I used to call our son, "Seau." His favourite player was Junior Seau of the San Diego Chargers.
Michael, in his pre-teen years, liked the Chargers because I liked the Bills and, because there was no team in Hawaii, there seemed no team geographically further away from Buffalo than San Diego. He liked Seau because, unlike previous great linebackers who ruled the middle of the field with a brooding presence, Seau played with joy and exuberance. In his Chargers' lightning bolt helmet and lightning bolt jersey, he chased down the bad guys from sideline to sideline like a superhero – Shazam!
In his career, Seau was 10 times all-NFL. He played for 20 years, which would prove both good and bad for Seau. In 2015, when he is first eligible, he will be inducted into the Pro Football Hall of Fame. After he retired, he suffered immense behavioural swings, his former wife said. He was often irrational and forgetful and had trouble sleeping. "He emotionally detached himself and would kind of 'go away' for a little bit," his son said. "And then the depression and things like that. It started to progressively get worse."
Last year at age 43, Seau committed suicide. Some days ago, the National Institutes of Health in Bethesda, Md., reported that in an autopsy on his brain abnormalities were found consistent with a form of Chronic Traumatic Encephalopathy. The findings are similar to those shown in autopsies of others with exposure to repetitive head injuries, the report said.
This news came and went, lost in Super Bowl frenzy. In this week before the week , there's a second chance to consider Seau's story, one that will likely prove more significant and lasting than that of this year's champion, whoever it will be.
Seau was a player's player. He loved to play. He loved the team and his teammates. He wanted to win. He didn't shy away from the tough stuff. He wanted to get involved in every play and, strong enough to fend off blockers and fast enough to run down ball-carriers, he was competitive enough and determined enough to try.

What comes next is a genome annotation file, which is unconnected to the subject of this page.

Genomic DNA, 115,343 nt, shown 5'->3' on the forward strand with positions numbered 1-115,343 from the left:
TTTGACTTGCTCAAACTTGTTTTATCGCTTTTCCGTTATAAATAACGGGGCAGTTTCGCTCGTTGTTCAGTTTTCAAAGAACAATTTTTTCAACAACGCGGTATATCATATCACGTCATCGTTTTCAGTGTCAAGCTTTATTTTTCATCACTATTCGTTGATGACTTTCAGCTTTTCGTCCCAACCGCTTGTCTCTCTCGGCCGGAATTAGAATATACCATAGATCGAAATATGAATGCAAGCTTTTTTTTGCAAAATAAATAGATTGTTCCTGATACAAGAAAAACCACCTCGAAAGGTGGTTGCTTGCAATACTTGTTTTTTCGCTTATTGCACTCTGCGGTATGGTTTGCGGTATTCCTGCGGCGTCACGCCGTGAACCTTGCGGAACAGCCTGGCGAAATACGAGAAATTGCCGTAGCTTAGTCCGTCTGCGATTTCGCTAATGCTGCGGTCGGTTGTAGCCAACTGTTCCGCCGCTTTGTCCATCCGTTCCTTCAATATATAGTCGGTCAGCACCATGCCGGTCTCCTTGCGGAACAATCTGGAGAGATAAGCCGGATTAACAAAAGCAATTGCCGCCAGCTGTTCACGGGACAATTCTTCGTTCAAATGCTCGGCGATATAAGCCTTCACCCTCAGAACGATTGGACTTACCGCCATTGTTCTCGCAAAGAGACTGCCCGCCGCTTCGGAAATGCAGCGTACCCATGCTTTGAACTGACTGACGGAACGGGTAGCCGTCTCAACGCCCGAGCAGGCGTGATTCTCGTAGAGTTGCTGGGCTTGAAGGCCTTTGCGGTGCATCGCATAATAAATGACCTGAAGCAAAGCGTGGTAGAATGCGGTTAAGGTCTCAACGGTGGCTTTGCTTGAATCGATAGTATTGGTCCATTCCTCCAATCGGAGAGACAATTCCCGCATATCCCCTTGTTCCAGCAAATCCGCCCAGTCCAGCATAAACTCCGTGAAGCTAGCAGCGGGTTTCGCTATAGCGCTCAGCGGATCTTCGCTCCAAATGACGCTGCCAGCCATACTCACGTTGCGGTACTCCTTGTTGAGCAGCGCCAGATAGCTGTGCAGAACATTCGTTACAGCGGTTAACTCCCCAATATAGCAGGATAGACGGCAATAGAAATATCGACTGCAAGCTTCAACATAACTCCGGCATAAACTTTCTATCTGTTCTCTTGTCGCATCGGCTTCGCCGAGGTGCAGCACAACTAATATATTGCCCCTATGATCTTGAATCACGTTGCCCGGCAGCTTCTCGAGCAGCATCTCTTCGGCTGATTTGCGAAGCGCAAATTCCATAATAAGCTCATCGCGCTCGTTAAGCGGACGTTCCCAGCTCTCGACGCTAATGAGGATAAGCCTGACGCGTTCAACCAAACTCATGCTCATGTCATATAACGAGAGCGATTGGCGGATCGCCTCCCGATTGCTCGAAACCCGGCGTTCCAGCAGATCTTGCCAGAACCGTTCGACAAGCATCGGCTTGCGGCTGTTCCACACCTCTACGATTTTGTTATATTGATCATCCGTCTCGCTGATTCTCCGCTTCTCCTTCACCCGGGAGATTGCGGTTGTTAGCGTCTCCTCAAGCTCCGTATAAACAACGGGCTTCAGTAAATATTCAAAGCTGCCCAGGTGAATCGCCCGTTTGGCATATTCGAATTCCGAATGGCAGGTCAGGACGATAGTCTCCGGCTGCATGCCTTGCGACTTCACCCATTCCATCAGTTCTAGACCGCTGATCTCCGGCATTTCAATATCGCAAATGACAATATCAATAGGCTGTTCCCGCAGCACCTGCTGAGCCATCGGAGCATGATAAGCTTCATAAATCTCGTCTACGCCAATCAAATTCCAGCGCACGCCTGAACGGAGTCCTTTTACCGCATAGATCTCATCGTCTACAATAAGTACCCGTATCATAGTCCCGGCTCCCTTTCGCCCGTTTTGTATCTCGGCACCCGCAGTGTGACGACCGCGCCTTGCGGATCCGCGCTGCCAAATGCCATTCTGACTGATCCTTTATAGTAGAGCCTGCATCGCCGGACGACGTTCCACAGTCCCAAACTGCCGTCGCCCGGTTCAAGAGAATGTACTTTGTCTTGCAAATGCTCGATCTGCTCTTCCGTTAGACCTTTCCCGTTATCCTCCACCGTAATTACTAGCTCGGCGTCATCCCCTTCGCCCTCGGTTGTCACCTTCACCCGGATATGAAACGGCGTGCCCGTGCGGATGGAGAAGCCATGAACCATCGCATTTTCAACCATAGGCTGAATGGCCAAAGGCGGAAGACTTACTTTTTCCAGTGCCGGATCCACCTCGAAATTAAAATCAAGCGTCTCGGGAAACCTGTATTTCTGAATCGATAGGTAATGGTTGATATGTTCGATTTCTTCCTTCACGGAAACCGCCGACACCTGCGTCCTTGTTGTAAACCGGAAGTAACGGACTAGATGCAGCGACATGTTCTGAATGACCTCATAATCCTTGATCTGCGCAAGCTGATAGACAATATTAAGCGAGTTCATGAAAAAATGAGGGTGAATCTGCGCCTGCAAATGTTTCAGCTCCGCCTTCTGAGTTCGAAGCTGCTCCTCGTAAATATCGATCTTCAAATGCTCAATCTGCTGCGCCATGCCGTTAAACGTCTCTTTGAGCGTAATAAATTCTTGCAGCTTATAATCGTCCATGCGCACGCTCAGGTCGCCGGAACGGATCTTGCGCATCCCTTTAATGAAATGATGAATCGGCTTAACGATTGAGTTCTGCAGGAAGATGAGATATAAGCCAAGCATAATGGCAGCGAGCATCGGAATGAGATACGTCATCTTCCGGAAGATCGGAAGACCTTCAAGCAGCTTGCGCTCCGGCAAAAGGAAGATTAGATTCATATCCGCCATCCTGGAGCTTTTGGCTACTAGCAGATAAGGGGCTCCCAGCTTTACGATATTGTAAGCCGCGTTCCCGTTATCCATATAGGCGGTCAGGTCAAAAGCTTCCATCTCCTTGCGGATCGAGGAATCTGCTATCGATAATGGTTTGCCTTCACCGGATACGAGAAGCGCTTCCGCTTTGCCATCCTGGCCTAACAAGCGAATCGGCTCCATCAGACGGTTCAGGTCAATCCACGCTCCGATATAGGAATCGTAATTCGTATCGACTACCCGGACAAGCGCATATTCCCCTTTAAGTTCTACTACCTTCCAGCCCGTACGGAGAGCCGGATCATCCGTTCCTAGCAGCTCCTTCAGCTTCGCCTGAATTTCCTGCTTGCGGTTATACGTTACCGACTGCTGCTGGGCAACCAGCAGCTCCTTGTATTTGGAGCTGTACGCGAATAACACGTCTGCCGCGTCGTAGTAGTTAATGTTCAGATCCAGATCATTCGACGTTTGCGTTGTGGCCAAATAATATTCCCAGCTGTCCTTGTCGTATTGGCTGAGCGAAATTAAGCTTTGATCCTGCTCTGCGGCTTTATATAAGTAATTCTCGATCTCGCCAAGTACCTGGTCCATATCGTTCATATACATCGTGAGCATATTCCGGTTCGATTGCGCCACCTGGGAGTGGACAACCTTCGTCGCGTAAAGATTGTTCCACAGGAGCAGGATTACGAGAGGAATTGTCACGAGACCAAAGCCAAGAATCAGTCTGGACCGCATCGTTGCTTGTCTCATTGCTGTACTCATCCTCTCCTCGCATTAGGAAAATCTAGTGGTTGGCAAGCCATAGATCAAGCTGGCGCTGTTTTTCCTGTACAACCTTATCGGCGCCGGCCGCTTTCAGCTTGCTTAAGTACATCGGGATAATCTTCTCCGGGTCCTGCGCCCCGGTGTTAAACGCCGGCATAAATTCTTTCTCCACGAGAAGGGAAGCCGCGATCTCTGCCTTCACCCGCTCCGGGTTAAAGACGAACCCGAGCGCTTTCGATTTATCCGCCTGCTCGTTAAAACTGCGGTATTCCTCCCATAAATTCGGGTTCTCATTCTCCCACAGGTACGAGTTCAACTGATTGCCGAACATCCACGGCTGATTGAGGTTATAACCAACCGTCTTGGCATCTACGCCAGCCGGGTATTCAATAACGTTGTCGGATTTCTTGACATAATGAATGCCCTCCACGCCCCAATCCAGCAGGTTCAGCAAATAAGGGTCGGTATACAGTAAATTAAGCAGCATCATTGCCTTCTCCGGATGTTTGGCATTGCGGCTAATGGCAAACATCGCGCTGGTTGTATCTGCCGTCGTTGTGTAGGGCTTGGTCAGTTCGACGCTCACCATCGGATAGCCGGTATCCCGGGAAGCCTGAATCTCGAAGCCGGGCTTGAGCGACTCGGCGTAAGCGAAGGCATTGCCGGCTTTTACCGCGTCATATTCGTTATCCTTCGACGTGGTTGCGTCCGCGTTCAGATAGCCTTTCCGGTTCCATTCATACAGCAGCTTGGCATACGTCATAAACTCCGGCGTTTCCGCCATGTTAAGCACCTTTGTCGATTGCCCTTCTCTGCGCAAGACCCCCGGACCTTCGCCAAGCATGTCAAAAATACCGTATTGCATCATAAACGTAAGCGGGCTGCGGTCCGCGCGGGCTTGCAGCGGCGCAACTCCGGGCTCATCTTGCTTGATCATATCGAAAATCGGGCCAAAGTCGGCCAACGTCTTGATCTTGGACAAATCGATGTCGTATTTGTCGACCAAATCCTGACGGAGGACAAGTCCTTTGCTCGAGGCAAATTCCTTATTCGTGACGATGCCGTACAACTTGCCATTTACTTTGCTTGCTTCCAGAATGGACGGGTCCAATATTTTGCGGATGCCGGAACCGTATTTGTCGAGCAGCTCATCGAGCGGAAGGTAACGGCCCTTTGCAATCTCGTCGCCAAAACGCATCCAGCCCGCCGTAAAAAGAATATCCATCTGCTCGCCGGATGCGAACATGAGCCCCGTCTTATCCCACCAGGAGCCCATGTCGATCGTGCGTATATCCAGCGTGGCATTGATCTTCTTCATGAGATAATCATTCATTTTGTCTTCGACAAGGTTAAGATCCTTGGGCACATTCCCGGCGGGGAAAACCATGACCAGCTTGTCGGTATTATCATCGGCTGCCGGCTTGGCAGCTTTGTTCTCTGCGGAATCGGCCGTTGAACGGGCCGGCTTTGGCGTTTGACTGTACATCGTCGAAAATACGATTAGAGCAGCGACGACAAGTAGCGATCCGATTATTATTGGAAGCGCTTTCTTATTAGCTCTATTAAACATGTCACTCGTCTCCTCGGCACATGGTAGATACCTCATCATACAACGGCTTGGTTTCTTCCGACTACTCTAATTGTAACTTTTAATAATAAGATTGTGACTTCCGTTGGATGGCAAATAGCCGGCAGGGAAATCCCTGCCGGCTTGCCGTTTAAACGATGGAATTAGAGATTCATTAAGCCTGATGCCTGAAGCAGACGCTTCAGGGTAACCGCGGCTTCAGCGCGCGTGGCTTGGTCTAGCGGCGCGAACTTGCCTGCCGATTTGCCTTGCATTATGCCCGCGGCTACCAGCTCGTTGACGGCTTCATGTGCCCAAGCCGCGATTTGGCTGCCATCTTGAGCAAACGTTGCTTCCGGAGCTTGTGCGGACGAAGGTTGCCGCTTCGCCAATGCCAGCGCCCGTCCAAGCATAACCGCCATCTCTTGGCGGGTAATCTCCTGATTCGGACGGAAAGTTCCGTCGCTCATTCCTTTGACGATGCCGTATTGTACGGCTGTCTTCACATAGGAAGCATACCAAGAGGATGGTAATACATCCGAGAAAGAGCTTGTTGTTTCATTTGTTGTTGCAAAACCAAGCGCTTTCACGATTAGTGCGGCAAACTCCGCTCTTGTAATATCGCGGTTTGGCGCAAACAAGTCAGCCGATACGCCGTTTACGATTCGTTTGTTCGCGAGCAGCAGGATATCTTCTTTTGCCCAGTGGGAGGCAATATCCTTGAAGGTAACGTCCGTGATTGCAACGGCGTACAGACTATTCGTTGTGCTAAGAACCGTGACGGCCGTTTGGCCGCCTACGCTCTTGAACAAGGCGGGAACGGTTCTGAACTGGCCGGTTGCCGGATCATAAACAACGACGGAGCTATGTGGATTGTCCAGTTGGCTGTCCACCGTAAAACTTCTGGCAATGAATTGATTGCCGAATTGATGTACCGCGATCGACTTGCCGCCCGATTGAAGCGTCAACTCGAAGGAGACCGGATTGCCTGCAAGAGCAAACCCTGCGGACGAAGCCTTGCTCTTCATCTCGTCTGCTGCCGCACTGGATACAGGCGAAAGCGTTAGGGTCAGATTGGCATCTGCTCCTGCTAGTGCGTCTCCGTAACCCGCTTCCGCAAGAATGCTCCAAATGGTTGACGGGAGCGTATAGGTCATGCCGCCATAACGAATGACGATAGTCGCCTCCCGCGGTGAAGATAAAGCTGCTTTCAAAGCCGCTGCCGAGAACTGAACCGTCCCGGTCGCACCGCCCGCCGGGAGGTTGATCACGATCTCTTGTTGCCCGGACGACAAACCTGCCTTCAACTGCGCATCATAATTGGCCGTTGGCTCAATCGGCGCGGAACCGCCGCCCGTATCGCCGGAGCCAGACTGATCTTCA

He was a coach's player. Until his body broke down in his final seasons, he was someone his coaches could count on – in big games, playoff games, every play, every year. He had the talent to be an inspiration and the work-ethic to be a model.
He was a franchise's player. On the field and off, he lived with a smile on his face. He wasn't trouble. He didn't hide away from the fans. He loved the game the way they loved the game and he showed it in everything he did. He got involved in the local community. He got paid lots of money and had a restaurant in San Diego, but first of all and above all, fans knew, he was a player .
He was a league's player. He played for two decades. He played on a great team, and on very good, good, mediocre and lousy teams. He played as a star when he was a star, and as a back-up when age and injury had diminished him. He played all-out in every circumstance and situation he faced. He didn't play crazy. He didn't head-hunt or run through a brick wall for the sake of running through a brick wall. "He played the game the way it was meant to be played," John Elway said last year when notified of Seau's death.
And for football, that is the problem. Seau did play the game the way it was meant to be played, the way players, coaches, owners and a league have meant it to be played; the way Seau surely wanted to play it too. In the end, he committed suicide. In the end, he had CTE.
The NFL now penalizes head-on-head hits. Its in-game analysts usually note how deserved the penalties are. Occasionally, but not often, they point out how dangerous they are and how they need to be taken out of the game. In these playoff weekends, in hours of game coverage and more hours of commentary, about a great player and immensely disturbing news, almost nothing was said about Seau and the NIH's findings.
If I was an NFL player, the news about Seau would bother me more than that about any of the earlier brain-injured players. Seau was who I want to be. If I was the NFL, I would be more worried.